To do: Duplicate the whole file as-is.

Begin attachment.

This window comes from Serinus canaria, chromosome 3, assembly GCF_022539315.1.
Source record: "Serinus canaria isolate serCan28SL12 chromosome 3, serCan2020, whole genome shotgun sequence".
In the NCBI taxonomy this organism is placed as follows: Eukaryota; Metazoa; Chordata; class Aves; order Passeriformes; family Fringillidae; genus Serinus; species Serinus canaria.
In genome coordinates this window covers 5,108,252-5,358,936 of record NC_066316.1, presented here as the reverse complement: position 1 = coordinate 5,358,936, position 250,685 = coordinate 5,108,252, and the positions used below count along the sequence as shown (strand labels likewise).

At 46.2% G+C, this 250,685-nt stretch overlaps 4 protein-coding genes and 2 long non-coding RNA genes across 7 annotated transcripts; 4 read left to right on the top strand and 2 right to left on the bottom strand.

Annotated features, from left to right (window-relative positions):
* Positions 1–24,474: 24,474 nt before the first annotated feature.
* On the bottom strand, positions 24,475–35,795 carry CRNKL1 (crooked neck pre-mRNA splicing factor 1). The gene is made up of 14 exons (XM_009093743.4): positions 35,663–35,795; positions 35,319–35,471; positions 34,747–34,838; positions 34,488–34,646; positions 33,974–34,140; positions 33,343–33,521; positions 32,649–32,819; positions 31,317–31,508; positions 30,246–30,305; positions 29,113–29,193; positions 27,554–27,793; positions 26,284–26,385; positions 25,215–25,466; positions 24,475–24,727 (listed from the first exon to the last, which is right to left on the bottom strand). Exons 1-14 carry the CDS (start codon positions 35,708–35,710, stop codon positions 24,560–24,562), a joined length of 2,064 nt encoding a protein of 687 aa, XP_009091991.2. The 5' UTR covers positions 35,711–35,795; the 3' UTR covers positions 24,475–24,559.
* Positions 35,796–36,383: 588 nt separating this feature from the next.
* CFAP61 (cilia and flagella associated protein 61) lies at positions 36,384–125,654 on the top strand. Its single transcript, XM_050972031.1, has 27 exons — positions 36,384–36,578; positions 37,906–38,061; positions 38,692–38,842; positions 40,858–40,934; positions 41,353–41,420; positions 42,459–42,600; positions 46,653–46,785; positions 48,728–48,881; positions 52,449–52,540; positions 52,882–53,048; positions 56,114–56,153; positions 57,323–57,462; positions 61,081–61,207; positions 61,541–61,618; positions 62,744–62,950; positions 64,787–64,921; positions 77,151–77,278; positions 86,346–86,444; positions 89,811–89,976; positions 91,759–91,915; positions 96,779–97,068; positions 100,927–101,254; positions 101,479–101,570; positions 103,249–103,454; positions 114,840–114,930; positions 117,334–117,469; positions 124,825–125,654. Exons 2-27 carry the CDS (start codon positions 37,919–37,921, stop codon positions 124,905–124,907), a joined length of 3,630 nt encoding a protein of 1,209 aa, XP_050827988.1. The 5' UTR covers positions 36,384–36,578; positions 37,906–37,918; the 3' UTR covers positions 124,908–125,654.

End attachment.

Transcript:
This window comes from Serinus canaria, chromosome 3, assembly GCF_022539315.1.
Source record: "Serinus canaria isolate serCan28SL12 chromosome 3, serCan2020, whole genome shotgun sequence".
In the NCBI taxonomy this organism is placed as follows: Eukaryota; Metazoa; Chordata; class Aves; order Passeriformes; family Fringillidae; genus Serinus; species Serinus canaria.
In genome coordinates this window covers 5,108,252-5,358,936 of record NC_066316.1, presented here as the reverse complement: position 1 = coordinate 5,358,936, position 250,685 = coordinate 5,108,252, and the positions used below count along the sequence as shown (strand labels likewise).

At 46.2% G+C, this 250,685-nt stretch overlaps 4 protein-coding genes and 2 long non-coding RNA genes across 7 annotated transcripts; 4 read left to right on the top strand and 2 right to left on the bottom strand.

Annotated features, from left to right (window-relative positions):
* Positions 1–24,474: 24,474 nt before the first annotated feature.
* On the bottom strand, positions 24,475–35,795 carry CRNKL1 (crooked neck pre-mRNA splicing factor 1). The gene is made up of 14 exons (XM_009093743.4): positions 35,663–35,795; positions 35,319–35,471; positions 34,747–34,838; positions 34,488–34,646; positions 33,974–34,140; positions 33,343–33,521; positions 32,649–32,819; positions 31,317–31,508; positions 30,246–30,305; positions 29,113–29,193; positions 27,554–27,793; positions 26,284–26,385; positions 25,215–25,466; positions 24,475–24,727 (listed from the first exon to the last, which is right to left on the bottom strand). Exons 1-14 carry the CDS (start codon positions 35,708–35,710, stop codon positions 24,560–24,562), a joined length of 2,064 nt encoding a protein of 687 aa, XP_009091991.2. The 5' UTR covers positions 35,711–35,795; the 3' UTR covers positions 24,475–24,559.
* Positions 35,796–36,383: 588 nt separating this feature from the next.
* CFAP61 (cilia and flagella associated protein 61) lies at positions 36,384–125,654 on the top strand. Its single transcript, XM_050972031.1, has 27 exons — positions 36,384–36,578; positions 37,906–38,061; positions 38,692–38,842; positions 40,858–40,934; positions 41,353–41,420; positions 42,459–42,600; positions 46,653–46,785; positions 48,728–48,881; positions 52,449–52,540; positions 52,882–53,048; positions 56,114–56,153; positions 57,323–57,462; positions 61,081–61,207; positions 61,541–61,618; positions 62,744–62,950; positions 64,787–64,921; positions 77,151–77,278; positions 86,346–86,444; positions 89,811–89,976; positions 91,759–91,915; positions 96,779–97,068; positions 100,927–101,254; positions 101,479–101,570; positions 103,249–103,454; positions 114,840–114,930; positions 117,334–117,469; positions 124,825–125,654. Exons 2-27 carry the CDS (start codon positions 37,919–37,921, stop codon positions 124,905–124,907), a joined length of 3,630 nt encoding a protein of 1,209 aa, XP_050827988.1. The 5' UTR covers positions 36,384–36,578; positions 37,906–37,918; the 3' UTR covers positions 124,908–125,654.